Status: U.S. Senate
Opinion: The House passed a universal gun background check bill one year ago. The Senate and president must find the courage to act.
PUBLISHED ON MAR 1, 2020 3:01AM MST
The Colorado Sun
In Colorado, we are all too familiar with the tragedy and grief of gun violence.
On April 20, 1999, when two shooters open fired at Columbine High School, one of us sat in his freshman class as his high school was put on lockdown just 10 miles away in Highlands Ranch. One of us left work and had to wait 24 hours to receive confirmation that his only son had been senselessly murdered.
The shooting at Columbine took the life of Daniel Mauser, a 15-year-old sophomore, along with 11 classmates and a teacher.
U.S. Rep. Joe Neguse. (Andy Colwell, Special to The Colorado Sun)
Columbine shocked Americans, yet not enough to avoid the ushering in of a new era in which mass shootings and daily shootings now seem normal and routine. Each day we lose over 100 people to gun violence, and twice that number suffer gun violence injuries.
We simply cannot allow this to become normal or accepted.
One year ago, the U.S. House of Representatives passed H.R. 8, bipartisan universal background check legislation, yet one year later the Senate has refused to hold even a hearing, much less a vote on this life-saving legislation. This is cowardice.
Given that over 90% of the population supports universal background checks, it is shameful to ignore their opinion.
On that same day, the House passed H.R. 1112 to provide the background check system with additional time to make a final determination on a firearms purchase, thereby closing the “Charleston Loophole” that allowed Dylan Roof to kill nine people at Mother Emanuel Church in Charleston, South Carolina.
Yet, Republicans in the Senate and this president refuse to act, bowing to the gun lobby instead of living, breathing human beings who are asking to be kept safe.
How could we possibly not do everything we can to stop these senseless shootings? How can we remain frozen in inaction?
Our state has taken some of the necessary measures. Colorado voters closed the “gun show loophole” one year after Columbine by an overwhelming margin of 70% to 30%.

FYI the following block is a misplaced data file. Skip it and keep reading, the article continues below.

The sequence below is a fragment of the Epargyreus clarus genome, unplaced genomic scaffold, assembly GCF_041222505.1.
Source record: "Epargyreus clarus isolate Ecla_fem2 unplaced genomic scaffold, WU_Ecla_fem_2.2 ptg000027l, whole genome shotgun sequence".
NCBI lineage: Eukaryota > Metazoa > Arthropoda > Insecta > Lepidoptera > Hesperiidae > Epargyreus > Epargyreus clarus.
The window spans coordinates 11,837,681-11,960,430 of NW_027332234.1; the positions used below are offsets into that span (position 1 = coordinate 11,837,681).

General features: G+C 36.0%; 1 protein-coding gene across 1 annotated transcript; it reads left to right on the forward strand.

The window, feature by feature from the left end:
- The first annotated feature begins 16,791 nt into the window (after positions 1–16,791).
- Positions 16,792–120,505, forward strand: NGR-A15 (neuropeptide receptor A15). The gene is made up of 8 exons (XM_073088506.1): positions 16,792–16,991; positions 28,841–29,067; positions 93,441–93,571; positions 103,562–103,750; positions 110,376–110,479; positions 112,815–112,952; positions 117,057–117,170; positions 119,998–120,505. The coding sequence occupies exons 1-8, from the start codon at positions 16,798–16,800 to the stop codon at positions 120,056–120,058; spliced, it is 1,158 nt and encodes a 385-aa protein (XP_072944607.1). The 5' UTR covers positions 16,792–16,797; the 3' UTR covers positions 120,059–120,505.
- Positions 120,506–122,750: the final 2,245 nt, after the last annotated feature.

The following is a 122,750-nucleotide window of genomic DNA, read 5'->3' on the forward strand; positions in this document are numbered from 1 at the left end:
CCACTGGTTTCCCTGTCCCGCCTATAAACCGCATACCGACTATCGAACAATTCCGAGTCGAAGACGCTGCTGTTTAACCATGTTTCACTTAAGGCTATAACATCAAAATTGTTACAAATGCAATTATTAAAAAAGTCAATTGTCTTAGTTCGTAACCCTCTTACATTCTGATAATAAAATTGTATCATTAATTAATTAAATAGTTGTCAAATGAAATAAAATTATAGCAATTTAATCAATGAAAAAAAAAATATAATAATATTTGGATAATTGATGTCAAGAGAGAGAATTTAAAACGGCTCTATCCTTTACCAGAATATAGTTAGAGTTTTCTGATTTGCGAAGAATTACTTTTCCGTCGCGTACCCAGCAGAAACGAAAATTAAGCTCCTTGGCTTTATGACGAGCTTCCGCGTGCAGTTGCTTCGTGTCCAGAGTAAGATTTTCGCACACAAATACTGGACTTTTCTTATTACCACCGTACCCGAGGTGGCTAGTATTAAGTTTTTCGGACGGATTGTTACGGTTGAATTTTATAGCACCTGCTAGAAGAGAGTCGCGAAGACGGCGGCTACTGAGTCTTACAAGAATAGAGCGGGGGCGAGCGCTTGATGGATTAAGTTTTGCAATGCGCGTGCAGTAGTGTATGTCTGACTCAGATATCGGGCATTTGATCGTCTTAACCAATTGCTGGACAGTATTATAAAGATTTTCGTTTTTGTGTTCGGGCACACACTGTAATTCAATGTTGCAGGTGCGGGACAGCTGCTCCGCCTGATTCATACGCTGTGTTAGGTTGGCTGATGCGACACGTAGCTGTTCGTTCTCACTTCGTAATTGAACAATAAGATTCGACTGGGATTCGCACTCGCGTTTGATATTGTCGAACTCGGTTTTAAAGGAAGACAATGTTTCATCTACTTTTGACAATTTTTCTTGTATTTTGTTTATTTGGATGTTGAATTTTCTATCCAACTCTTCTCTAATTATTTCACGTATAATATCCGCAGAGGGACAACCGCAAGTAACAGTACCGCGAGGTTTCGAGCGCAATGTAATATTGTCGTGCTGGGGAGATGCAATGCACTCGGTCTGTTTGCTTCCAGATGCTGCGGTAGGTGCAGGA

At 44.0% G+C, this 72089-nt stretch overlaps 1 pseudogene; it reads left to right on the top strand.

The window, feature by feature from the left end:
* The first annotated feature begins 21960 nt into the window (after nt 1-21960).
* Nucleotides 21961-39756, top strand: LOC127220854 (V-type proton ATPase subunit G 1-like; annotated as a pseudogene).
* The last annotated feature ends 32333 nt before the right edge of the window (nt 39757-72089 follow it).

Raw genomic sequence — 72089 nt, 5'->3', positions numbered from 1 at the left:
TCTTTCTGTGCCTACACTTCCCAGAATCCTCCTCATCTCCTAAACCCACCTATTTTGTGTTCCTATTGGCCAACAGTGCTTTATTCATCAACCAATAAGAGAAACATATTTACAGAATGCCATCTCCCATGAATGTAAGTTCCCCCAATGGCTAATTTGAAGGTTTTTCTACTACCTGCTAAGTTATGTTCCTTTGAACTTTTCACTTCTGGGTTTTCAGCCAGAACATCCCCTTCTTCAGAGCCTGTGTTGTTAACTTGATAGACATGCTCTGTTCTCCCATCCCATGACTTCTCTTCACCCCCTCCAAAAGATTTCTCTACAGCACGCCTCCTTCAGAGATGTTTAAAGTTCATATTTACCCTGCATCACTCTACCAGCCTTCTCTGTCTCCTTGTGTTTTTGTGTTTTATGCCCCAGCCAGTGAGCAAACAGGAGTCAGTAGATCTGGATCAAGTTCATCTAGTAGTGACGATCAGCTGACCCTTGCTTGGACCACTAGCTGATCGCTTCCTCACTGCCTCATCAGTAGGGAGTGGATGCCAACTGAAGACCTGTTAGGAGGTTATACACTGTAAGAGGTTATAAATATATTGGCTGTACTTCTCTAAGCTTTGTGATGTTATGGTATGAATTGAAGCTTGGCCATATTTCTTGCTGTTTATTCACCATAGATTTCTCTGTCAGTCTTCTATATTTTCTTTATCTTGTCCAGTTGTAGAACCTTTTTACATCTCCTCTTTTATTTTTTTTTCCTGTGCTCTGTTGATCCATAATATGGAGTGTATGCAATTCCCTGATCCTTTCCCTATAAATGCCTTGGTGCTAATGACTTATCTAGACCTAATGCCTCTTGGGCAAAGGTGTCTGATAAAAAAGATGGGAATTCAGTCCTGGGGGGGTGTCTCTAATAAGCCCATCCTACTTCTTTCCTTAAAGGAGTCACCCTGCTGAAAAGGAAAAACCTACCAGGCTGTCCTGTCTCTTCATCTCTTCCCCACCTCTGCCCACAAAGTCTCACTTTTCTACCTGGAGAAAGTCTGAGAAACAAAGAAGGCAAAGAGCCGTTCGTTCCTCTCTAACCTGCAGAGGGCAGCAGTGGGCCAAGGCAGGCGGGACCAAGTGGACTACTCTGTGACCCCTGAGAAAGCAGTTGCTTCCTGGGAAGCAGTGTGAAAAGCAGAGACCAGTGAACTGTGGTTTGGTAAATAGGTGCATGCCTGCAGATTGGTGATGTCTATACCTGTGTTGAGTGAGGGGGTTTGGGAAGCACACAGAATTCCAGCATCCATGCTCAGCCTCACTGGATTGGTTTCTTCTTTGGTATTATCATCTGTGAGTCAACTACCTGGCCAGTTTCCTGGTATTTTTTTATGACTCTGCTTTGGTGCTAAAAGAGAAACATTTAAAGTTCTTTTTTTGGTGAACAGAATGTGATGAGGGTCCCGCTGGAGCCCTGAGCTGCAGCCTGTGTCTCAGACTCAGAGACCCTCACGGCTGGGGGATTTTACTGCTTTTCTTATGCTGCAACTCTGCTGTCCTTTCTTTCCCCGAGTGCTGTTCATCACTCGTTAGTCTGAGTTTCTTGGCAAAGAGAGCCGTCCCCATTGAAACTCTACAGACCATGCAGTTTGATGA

Colorado has since passed needed gun violence prevention measures, including universal background checks, a red flag law, laws to keep guns from domestic abusers and a high-capacity magazine ban.
Yet Colorado remains at risk, since most states surrounding it have not passed similar measures. Illegal guns can easily cross state lines, which is why measures must be enacted nationally.
Too often we hear the same excuse for inaction: concern that the rights of law-abiding citizens would be taken away. But what rights are denied in the case of a background check? The right to sell a gun to a criminal or spouse abuser?
The reality is that law-abiding citizens would still be able to purchase a firearm if they pass a background check. The reality is that we all endure protective security steps in airports, courtrooms and workplaces, and it is done for our mutual security.
Our children now grow up in a reality filled with active shooter drills, hard corners, code reds and bulletproof backpacks. Adults are concerned about gun violence in public places like churches, malls and their own workplaces. Nobody wants this to be our normal reality, but change requires strong and brave leadership from Washington.
It is time to put partisan differences aside and act.
We urge the president and the Senate to consider Colorado’s pain, to consider Colorado’s bravery at addressing the gun violence epidemic. We urge them to consider Columbine, Aurora and Highlands Ranch and to pass H.R. 8 and H.R. 1112, meaningful reforms to keep our communities safe. To follow Colorado’s example.
Coloradans have waited long enough for federal action, and they cannot wait any longer.
U.S. Rep. Joe Neguse, D-Boulder, represents Colorado’s 2nd Congressional District in the U.S. House of Representatives and grew up in Highlands Ranch. Tom Mauser lost his son Daniel Mauser in the Columbine Shooting in April 1999.